Here are my personal complaints: 1. a light in Jen's room started smoking! I called the company and they said that the wattage limiting device acts as a dimmer (something that isn't mentioned in the installation paperwork or anything included with the fan when you buy it). Most candelabra base CFLs aren't compatible with a dimmer and that's what caused it to almost catch fire (actually, this site says that they won't actually combust).
2. I had to buy new effing light bulbs for the new fan light kits. What of the other spare medium base bulbs I had lying around the house? Or the lights from the old fan. Making me buy new stuff is not energy efficient.
3. Since dimmable, candelabra base CFLs cost about $10 each at Lowe's (compared to about $10 for a 4-pack of medium base, non-dimmable CFLs), I ended up INCREASING THE WATTAGE that the light kit uses! I used to use 52W and now I'm running 4 x 40W incandescents (which also generate heat that I'll have to cool with the A/C)...I have MORE THAN TRIPLED THE WATTAGE CONSUMED BY MY LIGHT KIT DUE TO THE NEW "ENERGY SAVING" REGULATION!
4. It shouldn't have been a surprise that when I was facing the decision of whether to purchase $10 special light bulbs or buy regular incandescent bulbs at 1/8 the cost, I picked the incandescents. And I consider myself to be more pro-energy saving than the average bear.
I've been riding my KHS Urban Uno for a little over a week now. I like it. It makes me sore a little bit because it makes me use muscles that other bikes don't. I've been able to take it up big hills, but it really sucks having to get it started up a steep hill. I think it will end up making me a better rider. Just today I had the opportunity to test the fenders...they work pretty well.
Yesterday I went to an event called Parade of Homes (3). Basically, it's a big group bike ride (not the fast kind) where you go from one location to another and bands are playing at each location. As you might guess from the name, most of the locations are homes, but it started at Krank It Up. I actually split halfway through the parade to go to another event. I saw a couple good bands and they'll make it to my pick of the week coming up soon.
I've also had an idea, mainly for the triathlon club: bike-in movies. Bring a trainer and your bike and we can set up a projector or something and cycle while watching a movie. Preferably something upbeat and inspirational. For people without trainers, I thought that we could take shifts...ride for 25-30 min, then hop off and eat while someone else takes over that trainer. It would be part workout, part social, part cool thing to do. I don't have a venue for it yet, so if you have a big enough place and think it would be cool to do at your house, let me know.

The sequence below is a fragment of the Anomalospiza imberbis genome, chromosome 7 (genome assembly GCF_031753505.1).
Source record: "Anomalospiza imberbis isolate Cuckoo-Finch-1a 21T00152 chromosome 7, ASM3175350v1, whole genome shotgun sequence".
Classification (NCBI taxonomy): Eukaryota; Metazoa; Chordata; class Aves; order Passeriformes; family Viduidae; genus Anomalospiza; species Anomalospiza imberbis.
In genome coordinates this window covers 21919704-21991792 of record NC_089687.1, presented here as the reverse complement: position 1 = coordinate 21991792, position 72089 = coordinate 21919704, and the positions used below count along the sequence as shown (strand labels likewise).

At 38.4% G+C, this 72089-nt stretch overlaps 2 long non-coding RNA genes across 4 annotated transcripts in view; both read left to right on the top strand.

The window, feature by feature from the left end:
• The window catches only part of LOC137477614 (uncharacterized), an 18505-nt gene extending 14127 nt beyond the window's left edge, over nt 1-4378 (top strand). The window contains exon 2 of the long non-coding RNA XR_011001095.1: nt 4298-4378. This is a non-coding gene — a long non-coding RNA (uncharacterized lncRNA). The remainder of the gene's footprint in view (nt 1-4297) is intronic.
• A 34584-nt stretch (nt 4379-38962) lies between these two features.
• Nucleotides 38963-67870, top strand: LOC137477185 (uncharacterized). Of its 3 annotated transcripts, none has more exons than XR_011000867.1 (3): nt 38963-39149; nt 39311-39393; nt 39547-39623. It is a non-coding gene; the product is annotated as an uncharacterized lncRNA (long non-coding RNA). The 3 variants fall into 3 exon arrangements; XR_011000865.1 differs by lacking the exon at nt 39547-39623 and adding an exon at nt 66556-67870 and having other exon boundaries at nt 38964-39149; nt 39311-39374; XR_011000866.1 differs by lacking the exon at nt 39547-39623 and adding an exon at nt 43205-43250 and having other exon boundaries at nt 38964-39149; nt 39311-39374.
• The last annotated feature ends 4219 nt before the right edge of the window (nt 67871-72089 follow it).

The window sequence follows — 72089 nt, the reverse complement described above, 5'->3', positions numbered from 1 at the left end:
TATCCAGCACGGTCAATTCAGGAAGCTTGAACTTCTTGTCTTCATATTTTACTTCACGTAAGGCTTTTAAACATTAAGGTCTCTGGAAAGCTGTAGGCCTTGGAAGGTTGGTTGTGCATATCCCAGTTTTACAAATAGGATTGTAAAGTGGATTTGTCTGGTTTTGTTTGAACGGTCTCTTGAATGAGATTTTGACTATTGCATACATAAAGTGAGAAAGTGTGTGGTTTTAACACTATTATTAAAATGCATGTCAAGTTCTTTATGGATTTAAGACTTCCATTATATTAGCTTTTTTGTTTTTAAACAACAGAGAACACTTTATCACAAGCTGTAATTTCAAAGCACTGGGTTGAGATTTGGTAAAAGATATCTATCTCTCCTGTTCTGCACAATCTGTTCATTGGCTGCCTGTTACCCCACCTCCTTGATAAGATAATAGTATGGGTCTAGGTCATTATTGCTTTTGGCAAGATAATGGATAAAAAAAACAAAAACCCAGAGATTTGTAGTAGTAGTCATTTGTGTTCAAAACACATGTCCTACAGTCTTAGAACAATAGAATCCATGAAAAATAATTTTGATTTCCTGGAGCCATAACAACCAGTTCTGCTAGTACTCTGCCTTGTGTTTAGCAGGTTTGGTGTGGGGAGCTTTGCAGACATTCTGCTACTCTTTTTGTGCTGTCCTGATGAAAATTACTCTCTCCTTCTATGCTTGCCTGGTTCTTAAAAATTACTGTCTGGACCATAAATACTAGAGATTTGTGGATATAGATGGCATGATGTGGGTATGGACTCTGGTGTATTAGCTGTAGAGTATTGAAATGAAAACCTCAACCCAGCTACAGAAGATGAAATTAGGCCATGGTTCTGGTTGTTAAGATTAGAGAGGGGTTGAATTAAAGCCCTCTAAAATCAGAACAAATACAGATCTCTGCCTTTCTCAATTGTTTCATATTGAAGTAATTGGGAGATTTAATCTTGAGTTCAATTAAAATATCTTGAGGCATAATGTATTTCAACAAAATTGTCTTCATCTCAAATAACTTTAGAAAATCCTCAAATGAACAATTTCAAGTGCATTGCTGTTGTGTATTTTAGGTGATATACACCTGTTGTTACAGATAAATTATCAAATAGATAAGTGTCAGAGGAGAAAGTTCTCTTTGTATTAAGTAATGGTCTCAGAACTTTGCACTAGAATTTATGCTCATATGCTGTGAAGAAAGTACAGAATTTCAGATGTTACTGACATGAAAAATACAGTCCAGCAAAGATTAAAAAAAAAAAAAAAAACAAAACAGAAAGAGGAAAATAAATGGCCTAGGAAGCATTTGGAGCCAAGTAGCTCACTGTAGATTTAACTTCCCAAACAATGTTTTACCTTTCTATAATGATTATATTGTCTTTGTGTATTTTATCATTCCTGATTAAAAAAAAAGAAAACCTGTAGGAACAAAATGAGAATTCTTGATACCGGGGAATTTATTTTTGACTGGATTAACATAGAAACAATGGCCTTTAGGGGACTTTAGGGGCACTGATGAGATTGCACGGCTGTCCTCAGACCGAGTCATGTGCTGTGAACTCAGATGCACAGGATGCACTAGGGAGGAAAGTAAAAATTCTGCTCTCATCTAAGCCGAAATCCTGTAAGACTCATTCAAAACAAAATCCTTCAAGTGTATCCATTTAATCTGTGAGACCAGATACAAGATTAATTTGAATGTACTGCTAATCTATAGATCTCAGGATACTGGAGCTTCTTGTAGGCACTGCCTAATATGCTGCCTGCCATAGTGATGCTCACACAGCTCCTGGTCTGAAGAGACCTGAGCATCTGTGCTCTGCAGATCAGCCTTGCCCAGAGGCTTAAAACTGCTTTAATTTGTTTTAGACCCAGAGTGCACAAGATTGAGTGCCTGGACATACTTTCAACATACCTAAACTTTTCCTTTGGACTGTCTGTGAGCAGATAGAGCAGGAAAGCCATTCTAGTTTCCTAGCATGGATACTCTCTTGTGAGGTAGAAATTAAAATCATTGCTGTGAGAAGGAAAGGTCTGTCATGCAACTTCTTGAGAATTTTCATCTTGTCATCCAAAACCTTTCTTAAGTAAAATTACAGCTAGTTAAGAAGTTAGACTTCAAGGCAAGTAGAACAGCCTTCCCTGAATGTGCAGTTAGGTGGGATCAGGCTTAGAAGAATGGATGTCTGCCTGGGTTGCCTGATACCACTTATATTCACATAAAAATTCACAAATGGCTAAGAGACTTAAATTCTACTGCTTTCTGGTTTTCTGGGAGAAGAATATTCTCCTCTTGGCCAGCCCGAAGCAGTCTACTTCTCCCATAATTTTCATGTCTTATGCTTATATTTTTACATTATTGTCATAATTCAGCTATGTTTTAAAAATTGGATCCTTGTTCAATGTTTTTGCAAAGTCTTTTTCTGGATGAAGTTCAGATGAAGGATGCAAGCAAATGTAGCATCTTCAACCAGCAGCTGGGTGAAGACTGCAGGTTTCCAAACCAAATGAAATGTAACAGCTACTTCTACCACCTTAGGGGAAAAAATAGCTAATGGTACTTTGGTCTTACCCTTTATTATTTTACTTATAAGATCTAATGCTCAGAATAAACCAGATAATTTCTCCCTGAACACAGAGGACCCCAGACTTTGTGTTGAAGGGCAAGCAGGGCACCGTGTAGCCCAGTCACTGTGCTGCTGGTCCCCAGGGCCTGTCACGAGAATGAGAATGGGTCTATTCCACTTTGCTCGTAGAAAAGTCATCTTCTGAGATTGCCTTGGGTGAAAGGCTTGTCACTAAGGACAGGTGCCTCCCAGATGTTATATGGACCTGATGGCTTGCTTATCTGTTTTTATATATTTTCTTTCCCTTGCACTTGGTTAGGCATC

Friday, September 10, 2010
Thursday, September 9, 2010
I've seen lots of people on bikes (people who I might hesitate to call cyclists) riding around and coasting up hills. This happens mostly on campus and I have a feeling that they might just be riding from dorm room to classroom, but why would anyone ever coast up a hill? That just makes forward progress even harder. If you want to go easy up a hill, a good even easy pace is better than bursts of power followed by zero effort. You can coast on the way down if you like.
Sunday, September 5, 2010
So I built my KHS Urban Uno up as a 44x15 fixed gear but with a 16t BMX cog in the rear in case I want it. So far it's been treating me pretty well. I think I might lose some street cred with fixed gear kids though because: it's got the coaster on the other side, it has 2 brakes!!!, and I wear a helmet. I guess that makes me not as cool.
I don't think I'll ever remove the brakes, but I have noticed that after riding for a few miles, my instinct to slow down has been to resist the forward motion of the pedals instead of pulling the brake lever. It might get to a point where I don't use the brakes, but I don't think I'll take them off...mainly because I might want to use it as a single speed.
While riding, I found myself reaching for phantom shifters to change gears. Maybe that habit will disappear over time. I think that I shift more than most people on geared bikes. Not being able to drop gears makes me have to recruit more power from my legs when climbing...which I hope will turn me into a better climber when I can switch gears.
I had to take off the stock pedals. I put on Power Grips instead because I wasn't getting much power out of the upstroke on those plastic toe clips. I hate toe clips anyway...but the ones without the straps aren't as bad.
If anyone's thinking about switching to riding fixed, I would offer the following advice: wear a helmet and equip your bike with 2 brakes. You don't have to use them, but you might want to have the option. At least use a front brake because you can stop way faster if you use a front brake in conjunction with a skid stop (I haven't been able to get a good skid stop in yet...but physics will tell you that my previous statement is true).
Saturday, September 4, 2010
Thursday, September 2, 2010
I'm getting a KHS Urban Uno fixed/single speed bike. Brand new. I didn't think I'd get a new bike after I bought my road bike, but working at Damn Good Bikes gives me Damn Good prices (even better than the ones that regular people get) and it's pretty affordable to get a new bike. In fact, it would probably have been more expensive to modify a used bike to get it just how I want.